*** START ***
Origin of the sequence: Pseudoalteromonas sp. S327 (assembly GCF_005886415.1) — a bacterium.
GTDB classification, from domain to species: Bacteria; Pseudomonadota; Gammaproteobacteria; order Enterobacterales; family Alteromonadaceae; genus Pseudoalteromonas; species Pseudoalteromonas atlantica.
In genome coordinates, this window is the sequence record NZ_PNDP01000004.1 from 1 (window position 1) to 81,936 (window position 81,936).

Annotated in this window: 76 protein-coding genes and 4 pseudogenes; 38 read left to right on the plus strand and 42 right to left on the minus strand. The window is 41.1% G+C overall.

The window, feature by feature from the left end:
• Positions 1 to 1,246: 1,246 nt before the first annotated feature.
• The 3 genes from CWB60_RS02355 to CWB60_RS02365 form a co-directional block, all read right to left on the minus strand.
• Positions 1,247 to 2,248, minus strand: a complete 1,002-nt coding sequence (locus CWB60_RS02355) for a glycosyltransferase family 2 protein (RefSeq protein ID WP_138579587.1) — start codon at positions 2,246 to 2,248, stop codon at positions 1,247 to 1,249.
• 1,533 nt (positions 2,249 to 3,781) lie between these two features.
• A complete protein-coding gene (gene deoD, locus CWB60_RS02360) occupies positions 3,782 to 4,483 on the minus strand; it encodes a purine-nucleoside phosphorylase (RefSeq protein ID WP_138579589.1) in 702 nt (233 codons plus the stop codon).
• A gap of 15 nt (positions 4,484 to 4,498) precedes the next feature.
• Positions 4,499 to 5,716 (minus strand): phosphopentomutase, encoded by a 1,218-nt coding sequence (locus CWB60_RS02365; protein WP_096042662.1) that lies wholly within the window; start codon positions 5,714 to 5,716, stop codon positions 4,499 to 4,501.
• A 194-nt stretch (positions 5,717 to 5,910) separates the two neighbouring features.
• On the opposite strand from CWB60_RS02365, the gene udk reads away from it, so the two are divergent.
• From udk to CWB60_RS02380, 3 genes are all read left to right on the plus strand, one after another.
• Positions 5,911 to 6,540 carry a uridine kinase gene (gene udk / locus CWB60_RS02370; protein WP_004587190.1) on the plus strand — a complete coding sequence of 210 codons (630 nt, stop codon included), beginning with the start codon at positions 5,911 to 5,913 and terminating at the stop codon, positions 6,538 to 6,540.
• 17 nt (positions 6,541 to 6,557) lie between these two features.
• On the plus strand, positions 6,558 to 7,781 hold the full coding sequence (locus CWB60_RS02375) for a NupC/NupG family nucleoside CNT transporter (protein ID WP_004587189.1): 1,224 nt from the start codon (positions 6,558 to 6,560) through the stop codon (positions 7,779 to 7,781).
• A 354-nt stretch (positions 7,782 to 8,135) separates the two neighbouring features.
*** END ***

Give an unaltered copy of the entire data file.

Origin of the sequence: Pseudoalteromonas sp. S327 (assembly GCF_005886415.1) — a bacterium.
GTDB classification, from domain to species: Bacteria; Pseudomonadota; Gammaproteobacteria; order Enterobacterales; family Alteromonadaceae; genus Pseudoalteromonas; species Pseudoalteromonas atlantica.
In genome coordinates, this window is the sequence record NZ_PNDP01000004.1 from 1 (window position 1) to 81,936 (window position 81,936).

Annotated in this window: 76 protein-coding genes and 4 pseudogenes; 38 read left to right on the plus strand and 42 right to left on the minus strand. The window is 41.1% G+C overall.

The window, feature by feature from the left end:
• Positions 1 to 1,246: 1,246 nt before the first annotated feature.
• The 3 genes from CWB60_RS02355 to CWB60_RS02365 form a co-directional block, all read right to left on the minus strand.
• Positions 1,247 to 2,248, minus strand: a complete 1,002-nt coding sequence (locus CWB60_RS02355) for a glycosyltransferase family 2 protein (RefSeq protein ID WP_138579587.1) — start codon at positions 2,246 to 2,248, stop codon at positions 1,247 to 1,249.
• 1,533 nt (positions 2,249 to 3,781) lie between these two features.
• A complete protein-coding gene (gene deoD, locus CWB60_RS02360) occupies positions 3,782 to 4,483 on the minus strand; it encodes a purine-nucleoside phosphorylase (RefSeq protein ID WP_138579589.1) in 702 nt (233 codons plus the stop codon).
• A gap of 15 nt (positions 4,484 to 4,498) precedes the next feature.
• Positions 4,499 to 5,716 (minus strand): phosphopentomutase, encoded by a 1,218-nt coding sequence (locus CWB60_RS02365; protein WP_096042662.1) that lies wholly within the window; start codon positions 5,714 to 5,716, stop codon positions 4,499 to 4,501.
• A 194-nt stretch (positions 5,717 to 5,910) separates the two neighbouring features.
• On the opposite strand from CWB60_RS02365, the gene udk reads away from it, so the two are divergent.
• From udk to CWB60_RS02380, 3 genes are all read left to right on the plus strand, one after another.
• Positions 5,911 to 6,540 carry a uridine kinase gene (gene udk / locus CWB60_RS02370; protein WP_004587190.1) on the plus strand — a complete coding sequence of 210 codons (630 nt, stop codon included), beginning with the start codon at positions 5,911 to 5,913 and terminating at the stop codon, positions 6,538 to 6,540.
• 17 nt (positions 6,541 to 6,557) lie between these two features.
• On the plus strand, positions 6,558 to 7,781 hold the full coding sequence (locus CWB60_RS02375) for a NupC/NupG family nucleoside CNT transporter (protein ID WP_004587189.1): 1,224 nt from the start codon (positions 6,558 to 6,560) through the stop codon (positions 7,779 to 7,781).
• A 354-nt stretch (positions 7,782 to 8,135) separates the two neighbouring features.